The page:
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Voices of Baltimore: Black, White and Gray

Baltimore has seen more than one dark day, but no one was prepared to witness what took place on April 27, 2015 following the death of Freddie Gray. Moved by the unrest, Maryland Public Television was able to gather stories from residents living in the city to voice their thoughts and concerns behind what some call the darkest days of Baltimore’s history.

This compilation of short narratives will shed light on the events of the day with the hope that our viewers will gain better insight into a community that feels their voices have been unheard for decades.

Additional segments will be presented over the coming weeks.

Dominique Stevenson

Dominique Stevenson

The “historically significant” Tubman House, located near where Freddie Gray was arrested, is a site for community programs, and this activist is fighting to preserve it.

Makayla Gilliam-Price

Makayla Gilliam-Price

Active in politics from a young age, the Baltimore uprising further motivated Makayla to help mobilize Baltimore youth and connect them to efforts at legislative reform.

Meghann Harris

Meghann Harris

A passionate Baltimore City school teacher gives her account of how the riots actually started, and what students living in the city are faced with every day.

Kwame Rose

Kwame Rose

A Baltimore activist and public speaker thrust into the eye of the Freddie Gray storm, Rose remains passionate about inspiring young people to advocate for their own neighborhoods.

Ericka Alston - Kids Safe Zone

Ericka Alston - Kids Safe Zone

A life-long city resident fills a need in her community by providing a safe place where children can play and thrive.

Rev. Rodney Hudson

Rev. Rodney Hudson

The leader at Ames Memorial United Methodist Church, Rev. Hudson hopes that community policing can shift towards a collaborative model involving the clergy.

Nimoya

Nimoya

While this mother and West Baltimore resident says the Freddie Gray case is “nothing new” to her, she believes the community can begin to improve its relationship with the police.

Ray Kelly

Ray Kelly

This community leader's efforts helped to include unprecedented resident input in the recently-released U.S. Department of Justice report on Baltimore’s police department.

Ashiah Parker - No Boundaries

Ashiah Parker - No Boundaries

Dismayed by the violence of April 2015, Ashiah Parker now continues to support her community through the works done by the No Boundaries Coalition.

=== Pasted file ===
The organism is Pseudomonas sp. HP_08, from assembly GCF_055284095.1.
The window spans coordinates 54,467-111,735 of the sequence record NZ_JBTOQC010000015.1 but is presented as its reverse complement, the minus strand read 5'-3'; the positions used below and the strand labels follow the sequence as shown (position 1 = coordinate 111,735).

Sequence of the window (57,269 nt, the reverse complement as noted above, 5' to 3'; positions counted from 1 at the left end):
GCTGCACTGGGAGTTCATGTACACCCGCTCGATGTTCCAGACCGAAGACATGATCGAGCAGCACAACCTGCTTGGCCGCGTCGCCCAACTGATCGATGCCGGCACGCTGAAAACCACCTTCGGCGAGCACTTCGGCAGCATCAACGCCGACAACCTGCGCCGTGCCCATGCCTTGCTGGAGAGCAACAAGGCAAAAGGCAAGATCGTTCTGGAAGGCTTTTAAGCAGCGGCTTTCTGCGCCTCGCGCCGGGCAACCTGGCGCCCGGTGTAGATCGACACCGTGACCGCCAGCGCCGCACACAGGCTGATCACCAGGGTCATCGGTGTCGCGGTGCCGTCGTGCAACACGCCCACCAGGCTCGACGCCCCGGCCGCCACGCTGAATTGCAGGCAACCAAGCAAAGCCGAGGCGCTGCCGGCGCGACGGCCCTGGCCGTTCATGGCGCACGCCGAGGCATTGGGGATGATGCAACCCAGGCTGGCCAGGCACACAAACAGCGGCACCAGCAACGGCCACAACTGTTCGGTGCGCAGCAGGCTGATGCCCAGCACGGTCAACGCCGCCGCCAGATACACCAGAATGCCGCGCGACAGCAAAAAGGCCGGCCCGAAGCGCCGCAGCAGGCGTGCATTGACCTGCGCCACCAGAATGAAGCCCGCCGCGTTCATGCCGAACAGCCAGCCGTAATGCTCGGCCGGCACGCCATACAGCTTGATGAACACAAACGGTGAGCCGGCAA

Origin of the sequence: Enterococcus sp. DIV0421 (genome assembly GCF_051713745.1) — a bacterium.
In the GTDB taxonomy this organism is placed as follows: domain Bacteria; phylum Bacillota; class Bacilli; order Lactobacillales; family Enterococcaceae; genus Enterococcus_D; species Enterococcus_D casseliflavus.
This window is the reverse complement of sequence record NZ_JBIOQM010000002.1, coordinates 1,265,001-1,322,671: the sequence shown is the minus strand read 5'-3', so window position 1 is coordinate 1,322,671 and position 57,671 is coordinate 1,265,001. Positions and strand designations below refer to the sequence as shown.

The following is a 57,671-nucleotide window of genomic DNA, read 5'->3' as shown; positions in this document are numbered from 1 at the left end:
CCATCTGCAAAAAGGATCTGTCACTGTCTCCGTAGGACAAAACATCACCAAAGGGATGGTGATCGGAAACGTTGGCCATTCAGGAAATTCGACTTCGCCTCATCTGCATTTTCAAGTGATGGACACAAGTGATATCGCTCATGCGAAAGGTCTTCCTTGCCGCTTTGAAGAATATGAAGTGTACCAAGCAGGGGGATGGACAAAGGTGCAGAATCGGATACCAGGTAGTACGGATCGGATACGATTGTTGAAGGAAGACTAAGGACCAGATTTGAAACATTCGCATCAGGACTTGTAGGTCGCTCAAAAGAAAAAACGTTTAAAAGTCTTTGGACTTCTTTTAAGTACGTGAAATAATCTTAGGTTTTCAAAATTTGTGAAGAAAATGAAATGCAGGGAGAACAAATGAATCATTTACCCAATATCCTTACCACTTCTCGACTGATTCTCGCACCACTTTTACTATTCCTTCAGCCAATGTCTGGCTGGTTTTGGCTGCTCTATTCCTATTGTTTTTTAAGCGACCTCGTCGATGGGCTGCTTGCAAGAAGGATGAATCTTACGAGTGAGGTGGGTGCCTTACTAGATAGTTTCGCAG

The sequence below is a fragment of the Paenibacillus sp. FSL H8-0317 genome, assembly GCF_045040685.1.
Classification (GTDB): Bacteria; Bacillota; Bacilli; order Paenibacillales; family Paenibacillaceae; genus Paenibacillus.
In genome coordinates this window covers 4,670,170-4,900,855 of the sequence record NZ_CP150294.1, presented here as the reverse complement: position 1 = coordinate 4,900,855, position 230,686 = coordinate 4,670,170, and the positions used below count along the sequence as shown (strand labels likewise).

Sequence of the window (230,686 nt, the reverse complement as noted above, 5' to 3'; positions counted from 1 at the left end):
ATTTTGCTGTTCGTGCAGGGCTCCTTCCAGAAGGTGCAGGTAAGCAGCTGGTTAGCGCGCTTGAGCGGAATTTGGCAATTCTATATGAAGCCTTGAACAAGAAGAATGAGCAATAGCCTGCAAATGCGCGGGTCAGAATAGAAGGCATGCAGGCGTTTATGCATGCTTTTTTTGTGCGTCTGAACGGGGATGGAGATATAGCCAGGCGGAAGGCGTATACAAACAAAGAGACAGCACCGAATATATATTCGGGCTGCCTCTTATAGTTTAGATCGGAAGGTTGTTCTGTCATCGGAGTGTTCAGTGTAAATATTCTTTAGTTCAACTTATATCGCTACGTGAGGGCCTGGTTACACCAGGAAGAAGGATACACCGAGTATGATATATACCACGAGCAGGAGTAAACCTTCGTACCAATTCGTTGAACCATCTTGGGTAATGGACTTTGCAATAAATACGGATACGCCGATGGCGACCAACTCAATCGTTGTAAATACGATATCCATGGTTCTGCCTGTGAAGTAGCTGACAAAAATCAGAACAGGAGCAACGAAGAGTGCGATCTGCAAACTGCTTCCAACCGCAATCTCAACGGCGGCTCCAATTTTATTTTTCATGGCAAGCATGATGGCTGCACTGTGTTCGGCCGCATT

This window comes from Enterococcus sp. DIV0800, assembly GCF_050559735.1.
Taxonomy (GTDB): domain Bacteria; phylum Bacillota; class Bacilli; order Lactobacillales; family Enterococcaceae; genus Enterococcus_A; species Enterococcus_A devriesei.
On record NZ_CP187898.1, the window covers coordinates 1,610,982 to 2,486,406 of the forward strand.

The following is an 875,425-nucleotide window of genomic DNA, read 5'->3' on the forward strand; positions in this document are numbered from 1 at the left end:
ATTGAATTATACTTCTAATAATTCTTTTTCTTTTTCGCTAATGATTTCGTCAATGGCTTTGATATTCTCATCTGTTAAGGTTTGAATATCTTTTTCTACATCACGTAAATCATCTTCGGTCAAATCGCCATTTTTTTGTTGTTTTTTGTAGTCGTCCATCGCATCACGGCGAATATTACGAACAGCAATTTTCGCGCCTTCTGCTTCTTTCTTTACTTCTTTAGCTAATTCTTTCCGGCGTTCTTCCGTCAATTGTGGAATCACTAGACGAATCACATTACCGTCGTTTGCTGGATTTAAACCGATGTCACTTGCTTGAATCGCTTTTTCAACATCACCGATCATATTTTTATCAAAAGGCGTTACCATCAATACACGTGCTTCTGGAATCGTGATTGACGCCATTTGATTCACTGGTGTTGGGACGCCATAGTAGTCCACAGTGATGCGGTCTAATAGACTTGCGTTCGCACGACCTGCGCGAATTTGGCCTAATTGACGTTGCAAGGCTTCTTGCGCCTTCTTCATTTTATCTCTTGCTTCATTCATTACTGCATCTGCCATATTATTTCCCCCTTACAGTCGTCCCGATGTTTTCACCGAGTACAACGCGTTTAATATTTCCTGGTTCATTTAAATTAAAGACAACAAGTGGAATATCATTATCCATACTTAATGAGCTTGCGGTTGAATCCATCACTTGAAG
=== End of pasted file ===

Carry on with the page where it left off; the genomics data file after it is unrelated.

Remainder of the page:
Safe Streets

Safe Streets

James Timpson and other street-based outreach workers for Safe Streets worked to quell the violence that erupted in April of 2015.

Rev. Donté L. Hickman

Rev. Donté L. Hickman

The pastor at Southern Baptist Church shares his feelings about losing his $16 million senior center shortly after the Baltimore uprising.

Kevin Davis

Kevin Davis

Baltimore’s Police Commissioner since 2015, Davis advocates for officers to build goodwill with the community but says the relationship will always be a challenge.

Luv Strenx and Kqlm Strqng

Luv Strenx and Kqlm Strqng

Strong community relationships helped them emerge from that April day unscathed, but their business has suffered even as neighborhood recovery efforts continue.

Clayton Williams

Clayton Williams

Manager for a farm in Sandtown-Winchester, Williams was grateful for community support after its greenhouses were damaged and still seeks volunteer help in exchange for food.

Brandon Carroll

Brandon Carroll

Despite doubts about relations between law enforcement and citizens, Carroll hopes that Baltimore residents use their rights to vote and move the community forward.

Brion Gill

Brion Gill

An artist and activist, Gill stresses the importance, especially for young people, of staying connected with your community.

D. Watkins

D. Watkins

An author and professor identifies some positive aspects of the unrest and dedicates his life to bringing greater literacy and critical thinking skills to the city.

Sgt. Louis Hopson

Sgt. Louis Hopson

A member of the Baltimore Police Department for 35 years, Sergeant Louis Hopson advocates for a closer relationship between the police and the public.

Thalia Jamison

Thalia Jamison

An Air Force veteran, business owner, and employer of local residents and kids from the neighborhood lost her store to an electrical fire following the riots.

Beverly D. Cromartie

Beverly D. Cromartie

A Baltimore City native and funeral home director suggests ways to assist African-Americans by addressing some of the pressing issues in their neighborhoods.

Ernest Shaw, Jr.

Ernest Shaw, Jr.

A mural artist and educator in Baltimore City shares his feelings and thoughts behind the unrest that shook the city.

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These stories were made possible by the generous support of The Annie E. Casey Foundation. To learn more about their organization, please visit their website at http://www.aecf.org.